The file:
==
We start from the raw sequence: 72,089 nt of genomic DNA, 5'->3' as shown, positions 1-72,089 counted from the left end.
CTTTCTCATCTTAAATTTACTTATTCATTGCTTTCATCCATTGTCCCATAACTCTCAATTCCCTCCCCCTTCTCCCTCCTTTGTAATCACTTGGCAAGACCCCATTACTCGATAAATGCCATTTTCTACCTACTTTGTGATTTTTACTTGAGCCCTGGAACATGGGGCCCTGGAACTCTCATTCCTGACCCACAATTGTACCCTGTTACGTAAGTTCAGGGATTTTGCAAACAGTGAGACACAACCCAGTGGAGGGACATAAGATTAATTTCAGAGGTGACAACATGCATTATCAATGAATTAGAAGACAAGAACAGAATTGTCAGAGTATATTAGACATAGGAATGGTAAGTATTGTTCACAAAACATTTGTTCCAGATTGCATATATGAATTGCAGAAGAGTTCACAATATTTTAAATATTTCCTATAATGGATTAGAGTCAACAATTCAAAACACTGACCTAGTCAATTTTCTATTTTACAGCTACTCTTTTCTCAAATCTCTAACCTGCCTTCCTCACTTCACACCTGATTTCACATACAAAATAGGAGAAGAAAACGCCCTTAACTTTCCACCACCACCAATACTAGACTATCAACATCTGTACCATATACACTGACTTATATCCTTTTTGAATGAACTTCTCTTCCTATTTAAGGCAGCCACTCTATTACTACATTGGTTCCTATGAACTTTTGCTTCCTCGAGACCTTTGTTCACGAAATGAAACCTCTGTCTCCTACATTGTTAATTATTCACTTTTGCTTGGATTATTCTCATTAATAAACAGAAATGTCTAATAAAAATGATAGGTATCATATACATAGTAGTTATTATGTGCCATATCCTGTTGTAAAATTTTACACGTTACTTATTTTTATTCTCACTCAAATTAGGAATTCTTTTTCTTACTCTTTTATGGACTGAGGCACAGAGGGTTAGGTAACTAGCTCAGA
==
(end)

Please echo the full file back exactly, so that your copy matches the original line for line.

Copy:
We start from the raw sequence: 72,089 nt of genomic DNA, 5'->3' as shown, positions 1-72,089 counted from the left end.
CTTTCTCATCTTAAATTTACTTATTCATTGCTTTCATCCATTGTCCCATAACTCTCAATTCCCTCCCCCTTCTCCCTCCTTTGTAATCACTTGGCAAGACCCCATTACTCGATAAATGCCATTTTCTACCTACTTTGTGATTTTTACTTGAGCCCTGGAACATGGGGCCCTGGAACTCTCATTCCTGACCCACAATTGTACCCTGTTACGTAAGTTCAGGGATTTTGCAAACAGTGAGACACAACCCAGTGGAGGGACATAAGATTAATTTCAGAGGTGACAACATGCATTATCAATGAATTAGAAGACAAGAACAGAATTGTCAGAGTATATTAGACATAGGAATGGTAAGTATTGTTCACAAAACATTTGTTCCAGATTGCATATATGAATTGCAGAAGAGTTCACAATATTTTAAATATTTCCTATAATGGATTAGAGTCAACAATTCAAAACACTGACCTAGTCAATTTTCTATTTTACAGCTACTCTTTTCTCAAATCTCTAACCTGCCTTCCTCACTTCACACCTGATTTCACATACAAAATAGGAGAAGAAAACGCCCTTAACTTTCCACCACCACCAATACTAGACTATCAACATCTGTACCATATACACTGACTTATATCCTTTTTGAATGAACTTCTCTTCCTATTTAAGGCAGCCACTCTATTACTACATTGGTTCCTATGAACTTTTGCTTCCTCGAGACCTTTGTTCACGAAATGAAACCTCTGTCTCCTACATTGTTAATTATTCACTTTTGCTTGGATTATTCTCATTAATAAACAGAAATGTCTAATAAAAATGATAGGTATCATATACATAGTAGTTATTATGTGCCATATCCTGTTGTAAAATTTTACACGTTACTTATTTTTATTCTCACTCAAATTAGGAATTCTTTTTCTTACTCTTTTATGGACTGAGGCACAGAGGGTTAGGTAACTAGCTCAGA